Kieran Daly/LONDON

RAYTHEON AIRCRAFT says that it will certificate fibre-optic engine and system controls by 1998 and incorporate them in a production aircraft before 2000.

Company chairman and chief executive officer Art Wegner says that Raytheon believes that its system - named Control By Light - is practical even for single-piston types "such as the Beech Bonanza".

He told a Society of Automotive Engineers conference in the USA: "I'm not prepared to reveal yet exactly which aircraft will be the first from Raytheon Aircraft with a production Control By Light system. Our plan, however, is that it will be operating in customer hands well before 2000."

Wegner says that the initial system will be suitable for "engine controls and non-essential systems monitoring", but he adds that, for flight-controls, "...complete Control by Light is probably less than a decade away".

Raytheon's own fibre-optic programme has included extensive test-flying of a Beechjet, with the mechanical controls for one of its Pratt & Whitney Canada JT15D-5 engines replaced with a triple-fibre-optic network, actuators and "smart sensors". The aircraft was first flown in September 1993.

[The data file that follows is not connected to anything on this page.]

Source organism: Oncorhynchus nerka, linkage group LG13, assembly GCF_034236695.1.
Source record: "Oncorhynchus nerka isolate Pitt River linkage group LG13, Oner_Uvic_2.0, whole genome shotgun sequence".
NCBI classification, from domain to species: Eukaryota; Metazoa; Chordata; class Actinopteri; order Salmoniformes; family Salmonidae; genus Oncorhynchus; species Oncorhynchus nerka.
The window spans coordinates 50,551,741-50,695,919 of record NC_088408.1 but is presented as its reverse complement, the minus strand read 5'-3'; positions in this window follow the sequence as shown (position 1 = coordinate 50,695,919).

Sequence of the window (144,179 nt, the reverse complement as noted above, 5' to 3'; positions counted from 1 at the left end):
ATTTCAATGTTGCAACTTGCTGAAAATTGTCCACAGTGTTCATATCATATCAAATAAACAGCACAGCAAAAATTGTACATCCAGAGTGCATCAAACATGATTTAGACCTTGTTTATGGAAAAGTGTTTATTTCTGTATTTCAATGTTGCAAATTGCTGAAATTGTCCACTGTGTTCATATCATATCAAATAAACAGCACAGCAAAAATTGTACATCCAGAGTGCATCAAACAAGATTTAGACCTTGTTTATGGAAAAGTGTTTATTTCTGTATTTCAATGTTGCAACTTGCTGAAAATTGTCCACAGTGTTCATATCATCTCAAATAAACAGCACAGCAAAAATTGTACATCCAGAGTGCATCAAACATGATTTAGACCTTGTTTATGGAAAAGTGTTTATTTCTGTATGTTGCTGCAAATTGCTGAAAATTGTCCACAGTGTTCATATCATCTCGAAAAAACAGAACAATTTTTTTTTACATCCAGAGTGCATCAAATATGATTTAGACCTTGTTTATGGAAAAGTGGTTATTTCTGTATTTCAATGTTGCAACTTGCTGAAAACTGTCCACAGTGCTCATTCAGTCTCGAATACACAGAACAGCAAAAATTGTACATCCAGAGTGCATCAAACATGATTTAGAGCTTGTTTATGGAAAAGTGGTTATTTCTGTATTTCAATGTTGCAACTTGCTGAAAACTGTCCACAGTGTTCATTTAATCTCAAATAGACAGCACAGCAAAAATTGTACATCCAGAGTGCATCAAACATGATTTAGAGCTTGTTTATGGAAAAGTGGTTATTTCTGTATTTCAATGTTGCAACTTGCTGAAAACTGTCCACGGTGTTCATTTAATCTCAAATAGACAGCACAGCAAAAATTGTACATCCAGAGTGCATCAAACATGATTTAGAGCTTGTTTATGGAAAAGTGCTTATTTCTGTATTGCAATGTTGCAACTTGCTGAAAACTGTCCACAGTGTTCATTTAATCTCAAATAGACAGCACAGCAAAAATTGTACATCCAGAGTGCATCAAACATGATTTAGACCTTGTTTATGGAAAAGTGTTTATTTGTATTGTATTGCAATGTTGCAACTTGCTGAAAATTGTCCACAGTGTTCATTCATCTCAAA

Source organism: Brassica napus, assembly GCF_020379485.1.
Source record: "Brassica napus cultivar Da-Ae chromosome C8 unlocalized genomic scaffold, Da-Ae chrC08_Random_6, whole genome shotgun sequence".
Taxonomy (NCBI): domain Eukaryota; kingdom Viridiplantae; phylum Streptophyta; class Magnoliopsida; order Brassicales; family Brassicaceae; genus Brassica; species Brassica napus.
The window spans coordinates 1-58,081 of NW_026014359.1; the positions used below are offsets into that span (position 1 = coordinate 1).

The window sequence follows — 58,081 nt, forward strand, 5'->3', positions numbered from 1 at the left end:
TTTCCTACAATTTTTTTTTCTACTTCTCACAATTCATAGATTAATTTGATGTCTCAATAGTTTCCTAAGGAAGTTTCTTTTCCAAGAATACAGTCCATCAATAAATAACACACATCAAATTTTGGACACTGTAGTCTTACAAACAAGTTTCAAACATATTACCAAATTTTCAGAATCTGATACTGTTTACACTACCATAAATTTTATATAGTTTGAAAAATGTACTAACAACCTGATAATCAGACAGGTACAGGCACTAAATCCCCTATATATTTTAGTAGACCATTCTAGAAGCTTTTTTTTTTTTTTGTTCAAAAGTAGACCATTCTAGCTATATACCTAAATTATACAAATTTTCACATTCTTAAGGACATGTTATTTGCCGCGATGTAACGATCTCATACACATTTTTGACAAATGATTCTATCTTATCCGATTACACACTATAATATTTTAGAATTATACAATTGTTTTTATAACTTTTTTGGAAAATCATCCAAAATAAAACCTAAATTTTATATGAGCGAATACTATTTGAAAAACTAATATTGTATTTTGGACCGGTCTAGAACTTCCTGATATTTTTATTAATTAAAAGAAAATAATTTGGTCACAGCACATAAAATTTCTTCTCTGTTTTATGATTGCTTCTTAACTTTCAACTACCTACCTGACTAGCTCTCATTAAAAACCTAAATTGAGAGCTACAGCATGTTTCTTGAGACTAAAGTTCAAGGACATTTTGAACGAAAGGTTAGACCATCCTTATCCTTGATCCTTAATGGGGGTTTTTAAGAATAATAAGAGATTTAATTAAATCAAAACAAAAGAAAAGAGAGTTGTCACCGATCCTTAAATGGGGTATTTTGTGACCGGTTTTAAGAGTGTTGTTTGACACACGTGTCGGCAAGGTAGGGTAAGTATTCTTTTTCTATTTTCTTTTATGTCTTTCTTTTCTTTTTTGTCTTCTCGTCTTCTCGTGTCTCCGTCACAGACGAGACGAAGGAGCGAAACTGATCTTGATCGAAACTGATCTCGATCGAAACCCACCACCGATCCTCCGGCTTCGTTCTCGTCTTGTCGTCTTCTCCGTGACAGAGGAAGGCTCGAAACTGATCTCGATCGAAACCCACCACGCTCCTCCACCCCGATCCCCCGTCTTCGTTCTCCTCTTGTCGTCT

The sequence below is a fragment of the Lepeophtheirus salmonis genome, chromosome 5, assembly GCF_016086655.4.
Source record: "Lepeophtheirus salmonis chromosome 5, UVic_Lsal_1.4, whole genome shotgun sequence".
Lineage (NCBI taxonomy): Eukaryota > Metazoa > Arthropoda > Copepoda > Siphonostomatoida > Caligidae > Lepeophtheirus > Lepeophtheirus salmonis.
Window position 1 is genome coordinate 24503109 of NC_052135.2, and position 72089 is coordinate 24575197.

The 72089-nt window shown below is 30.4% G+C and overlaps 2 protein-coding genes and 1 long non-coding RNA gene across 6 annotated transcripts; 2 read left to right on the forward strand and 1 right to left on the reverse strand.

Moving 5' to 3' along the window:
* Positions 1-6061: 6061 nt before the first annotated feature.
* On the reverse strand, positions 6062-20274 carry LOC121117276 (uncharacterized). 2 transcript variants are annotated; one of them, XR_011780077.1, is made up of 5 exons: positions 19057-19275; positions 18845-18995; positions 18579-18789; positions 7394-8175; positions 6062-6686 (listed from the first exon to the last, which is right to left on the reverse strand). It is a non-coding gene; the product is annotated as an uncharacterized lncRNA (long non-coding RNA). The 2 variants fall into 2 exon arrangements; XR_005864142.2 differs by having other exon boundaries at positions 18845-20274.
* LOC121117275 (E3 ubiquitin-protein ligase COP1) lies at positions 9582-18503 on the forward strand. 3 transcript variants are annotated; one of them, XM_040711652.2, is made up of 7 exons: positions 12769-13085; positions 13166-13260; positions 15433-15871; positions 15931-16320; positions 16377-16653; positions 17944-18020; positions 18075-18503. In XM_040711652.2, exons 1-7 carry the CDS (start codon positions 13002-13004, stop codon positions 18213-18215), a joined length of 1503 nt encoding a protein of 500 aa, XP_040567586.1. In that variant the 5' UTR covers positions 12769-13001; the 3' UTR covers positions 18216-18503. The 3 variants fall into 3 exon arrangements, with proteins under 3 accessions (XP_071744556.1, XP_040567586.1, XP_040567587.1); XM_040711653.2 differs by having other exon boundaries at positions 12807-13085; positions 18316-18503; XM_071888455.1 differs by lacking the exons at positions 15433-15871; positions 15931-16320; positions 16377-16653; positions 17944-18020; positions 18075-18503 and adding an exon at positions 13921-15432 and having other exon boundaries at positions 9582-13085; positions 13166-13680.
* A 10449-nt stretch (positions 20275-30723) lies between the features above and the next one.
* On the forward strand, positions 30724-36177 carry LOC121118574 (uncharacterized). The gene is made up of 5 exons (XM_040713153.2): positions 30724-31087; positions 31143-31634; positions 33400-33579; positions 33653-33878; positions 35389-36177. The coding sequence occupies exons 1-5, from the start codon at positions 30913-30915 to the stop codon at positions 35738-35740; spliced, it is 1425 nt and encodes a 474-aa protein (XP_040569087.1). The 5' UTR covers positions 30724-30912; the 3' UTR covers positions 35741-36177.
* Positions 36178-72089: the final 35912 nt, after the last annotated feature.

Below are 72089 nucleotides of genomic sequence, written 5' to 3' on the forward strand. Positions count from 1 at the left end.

Wegner says that results so far suggest that a true fly-by-light, new-start, aircraft could benefit from a total airframe weight reduction "in the order of 2.5%". He explains also that the absence of mechanical linkages with their seals, bulkheads, wiring harnesses and routing-design could shave "many months" from the design time of "an all-new turbine-powered business aircraft".

He notes that, the use of fly by light technology has so far been concentrated in military aircraft and large airliners, resulting in expensive hardware - such as fibre-optic transceivers at $3,000-5,000 each. Raytheon, he says, has used in-house expertise from its Electronic Systems division at Marlboro, Massachusetts, together with cheaper, commercially available, components and a distributed, low-cost, architecture to produce a feasible system for general aviation.

Apart from the weight and design savings, benefits include greatly enhanced resistance to electrical interference, "a new crispness and consistency of flight control", more precise engine-settings and improved reliability. Wegner says that Raytheon has comfortably exceeded its one-in-a-billion target for failures over a 10h mission.

Source: Flight International